Cry, the Beloved Country – Alan Paton

I met our twentieth reader on a bright morning after a heavy snowfall. We cleared off a bench overlooking some subway tracks, buttoned up our coats a little tighter, and began a conversation about Alan Paton’s Cry, the Beloved Country (1948). Paton’s eloquent advocacy for racial equality and his depiction of the devastating consequences of systemic racism in South Africa garnered international attention during in the decades following the implementation of apartheid. Our reader turns to this novel during moments of heartbreak, and often passes a copy along to friends going through hardship. We talk about her personal connection to Paton’s work, the gentle style of the text, and the type of fiction best suited for cathartic sobbing.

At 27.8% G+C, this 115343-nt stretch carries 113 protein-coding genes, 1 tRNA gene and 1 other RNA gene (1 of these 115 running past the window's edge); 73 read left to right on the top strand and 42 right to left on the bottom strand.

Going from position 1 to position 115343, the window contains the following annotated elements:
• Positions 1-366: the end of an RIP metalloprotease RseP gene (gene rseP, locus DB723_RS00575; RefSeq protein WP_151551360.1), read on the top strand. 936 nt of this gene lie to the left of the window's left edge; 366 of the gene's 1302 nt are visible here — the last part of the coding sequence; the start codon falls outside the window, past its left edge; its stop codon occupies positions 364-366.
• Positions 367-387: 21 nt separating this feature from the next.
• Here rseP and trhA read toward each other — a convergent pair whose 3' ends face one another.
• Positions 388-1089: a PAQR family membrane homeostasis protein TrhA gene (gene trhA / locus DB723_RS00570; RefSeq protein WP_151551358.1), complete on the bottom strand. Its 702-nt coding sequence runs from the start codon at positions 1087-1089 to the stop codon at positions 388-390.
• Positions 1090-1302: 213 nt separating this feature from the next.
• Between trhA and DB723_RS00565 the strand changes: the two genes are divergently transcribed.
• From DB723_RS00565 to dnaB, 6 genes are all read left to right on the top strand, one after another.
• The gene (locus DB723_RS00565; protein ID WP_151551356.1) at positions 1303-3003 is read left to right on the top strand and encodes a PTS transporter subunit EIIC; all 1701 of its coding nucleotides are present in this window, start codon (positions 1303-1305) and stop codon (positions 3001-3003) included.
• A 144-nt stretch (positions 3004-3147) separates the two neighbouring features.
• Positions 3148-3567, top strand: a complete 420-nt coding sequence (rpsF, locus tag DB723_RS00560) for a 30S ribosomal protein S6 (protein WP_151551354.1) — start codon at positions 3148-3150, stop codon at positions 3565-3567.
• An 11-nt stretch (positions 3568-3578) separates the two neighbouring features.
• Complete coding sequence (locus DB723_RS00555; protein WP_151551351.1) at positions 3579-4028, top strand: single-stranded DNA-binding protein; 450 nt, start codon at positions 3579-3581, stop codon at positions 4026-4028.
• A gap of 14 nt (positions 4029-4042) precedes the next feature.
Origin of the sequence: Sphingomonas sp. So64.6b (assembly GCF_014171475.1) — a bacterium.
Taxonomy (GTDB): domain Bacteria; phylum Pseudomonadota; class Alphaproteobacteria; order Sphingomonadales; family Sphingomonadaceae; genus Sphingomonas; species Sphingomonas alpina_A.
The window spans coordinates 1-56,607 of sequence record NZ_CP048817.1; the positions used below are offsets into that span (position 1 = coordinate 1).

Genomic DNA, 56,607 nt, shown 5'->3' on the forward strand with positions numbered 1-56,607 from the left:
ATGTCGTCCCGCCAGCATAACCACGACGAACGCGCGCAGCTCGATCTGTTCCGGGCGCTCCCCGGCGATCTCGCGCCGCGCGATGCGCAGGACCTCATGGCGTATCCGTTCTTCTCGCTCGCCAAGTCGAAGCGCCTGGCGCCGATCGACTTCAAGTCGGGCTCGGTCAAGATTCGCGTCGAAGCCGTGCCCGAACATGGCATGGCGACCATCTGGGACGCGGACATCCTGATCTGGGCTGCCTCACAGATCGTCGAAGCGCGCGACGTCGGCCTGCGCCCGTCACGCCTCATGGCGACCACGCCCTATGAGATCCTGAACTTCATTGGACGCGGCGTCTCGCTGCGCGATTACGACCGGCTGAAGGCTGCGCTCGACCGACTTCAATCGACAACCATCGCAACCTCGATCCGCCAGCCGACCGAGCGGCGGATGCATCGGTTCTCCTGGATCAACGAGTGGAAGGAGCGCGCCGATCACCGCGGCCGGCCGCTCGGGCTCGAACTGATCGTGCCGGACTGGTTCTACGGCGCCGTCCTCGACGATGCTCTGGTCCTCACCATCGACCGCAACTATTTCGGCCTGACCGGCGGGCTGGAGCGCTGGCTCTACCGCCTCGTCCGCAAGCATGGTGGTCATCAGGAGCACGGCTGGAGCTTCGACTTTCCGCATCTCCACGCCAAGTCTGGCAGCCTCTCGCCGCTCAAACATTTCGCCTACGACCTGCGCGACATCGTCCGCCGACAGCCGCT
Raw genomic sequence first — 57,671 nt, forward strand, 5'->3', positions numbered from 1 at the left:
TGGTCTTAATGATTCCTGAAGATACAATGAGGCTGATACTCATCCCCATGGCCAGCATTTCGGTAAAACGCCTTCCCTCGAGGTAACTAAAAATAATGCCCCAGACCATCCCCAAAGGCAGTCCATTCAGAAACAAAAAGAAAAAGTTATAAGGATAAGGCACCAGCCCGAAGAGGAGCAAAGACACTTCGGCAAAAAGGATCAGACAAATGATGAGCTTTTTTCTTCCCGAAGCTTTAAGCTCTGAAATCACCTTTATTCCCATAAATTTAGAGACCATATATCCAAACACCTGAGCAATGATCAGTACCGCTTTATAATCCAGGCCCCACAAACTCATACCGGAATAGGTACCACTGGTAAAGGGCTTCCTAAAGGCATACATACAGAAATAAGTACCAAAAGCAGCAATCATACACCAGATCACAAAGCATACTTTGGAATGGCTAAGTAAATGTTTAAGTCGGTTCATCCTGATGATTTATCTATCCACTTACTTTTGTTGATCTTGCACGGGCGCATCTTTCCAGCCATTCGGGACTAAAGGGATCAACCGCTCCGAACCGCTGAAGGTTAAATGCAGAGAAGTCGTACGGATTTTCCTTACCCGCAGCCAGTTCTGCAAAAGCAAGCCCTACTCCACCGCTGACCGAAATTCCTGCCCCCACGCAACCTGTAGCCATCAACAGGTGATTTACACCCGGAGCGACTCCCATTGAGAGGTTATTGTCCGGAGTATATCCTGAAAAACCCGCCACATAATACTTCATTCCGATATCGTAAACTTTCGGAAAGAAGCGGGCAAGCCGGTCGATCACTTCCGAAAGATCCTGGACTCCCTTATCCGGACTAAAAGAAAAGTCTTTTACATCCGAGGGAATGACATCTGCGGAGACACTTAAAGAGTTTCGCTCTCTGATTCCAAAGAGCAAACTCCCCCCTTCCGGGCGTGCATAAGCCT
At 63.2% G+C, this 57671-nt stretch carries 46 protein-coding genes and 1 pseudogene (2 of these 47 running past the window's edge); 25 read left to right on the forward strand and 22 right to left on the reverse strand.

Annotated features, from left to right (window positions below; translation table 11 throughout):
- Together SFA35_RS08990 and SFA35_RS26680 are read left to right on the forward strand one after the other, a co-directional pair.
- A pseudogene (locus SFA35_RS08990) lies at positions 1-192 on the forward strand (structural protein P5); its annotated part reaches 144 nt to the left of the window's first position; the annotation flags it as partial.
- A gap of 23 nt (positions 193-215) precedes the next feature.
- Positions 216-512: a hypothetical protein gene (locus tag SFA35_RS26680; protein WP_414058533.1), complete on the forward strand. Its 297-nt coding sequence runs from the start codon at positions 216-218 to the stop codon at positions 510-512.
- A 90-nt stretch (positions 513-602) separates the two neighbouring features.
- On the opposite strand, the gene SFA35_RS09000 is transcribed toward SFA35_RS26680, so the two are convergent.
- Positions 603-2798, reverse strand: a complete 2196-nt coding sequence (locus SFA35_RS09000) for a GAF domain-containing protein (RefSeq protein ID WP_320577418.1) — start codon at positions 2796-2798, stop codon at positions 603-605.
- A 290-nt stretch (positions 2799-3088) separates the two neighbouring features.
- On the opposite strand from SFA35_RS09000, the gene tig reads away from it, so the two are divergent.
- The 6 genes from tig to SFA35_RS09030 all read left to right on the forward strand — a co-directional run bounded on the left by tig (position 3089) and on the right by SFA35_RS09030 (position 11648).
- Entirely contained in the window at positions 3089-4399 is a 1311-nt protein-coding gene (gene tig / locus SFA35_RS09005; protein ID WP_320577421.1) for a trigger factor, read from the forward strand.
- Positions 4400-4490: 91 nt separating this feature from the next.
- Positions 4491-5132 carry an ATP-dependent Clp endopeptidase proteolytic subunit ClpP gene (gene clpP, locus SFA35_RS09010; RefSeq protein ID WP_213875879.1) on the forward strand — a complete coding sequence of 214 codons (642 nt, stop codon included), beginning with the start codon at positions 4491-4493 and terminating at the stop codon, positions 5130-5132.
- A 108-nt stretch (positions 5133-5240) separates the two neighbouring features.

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“I’m so much older than the last time I read it, and my life is very different. I mean, between the last two times [I read it] I moved to Canada, and suddenly…there were children in my life. My stepson from my former relationship is still a really big part of my life, and because there’s a parent-child relationship in the story I was broken… [Before, I used to] be like, ‘That’s really sad.’ Whereas this time I was like ‘OH MY GOD! How can this be happening!?'”

Any thoughts on Bram Stoker’s Dracula? Vampire literature in general? The horror genre or the Gothic genre? Let me know in the comments! Interested in your thoughts/feelings for an upcoming book club meeting. Thanks for sharing! 

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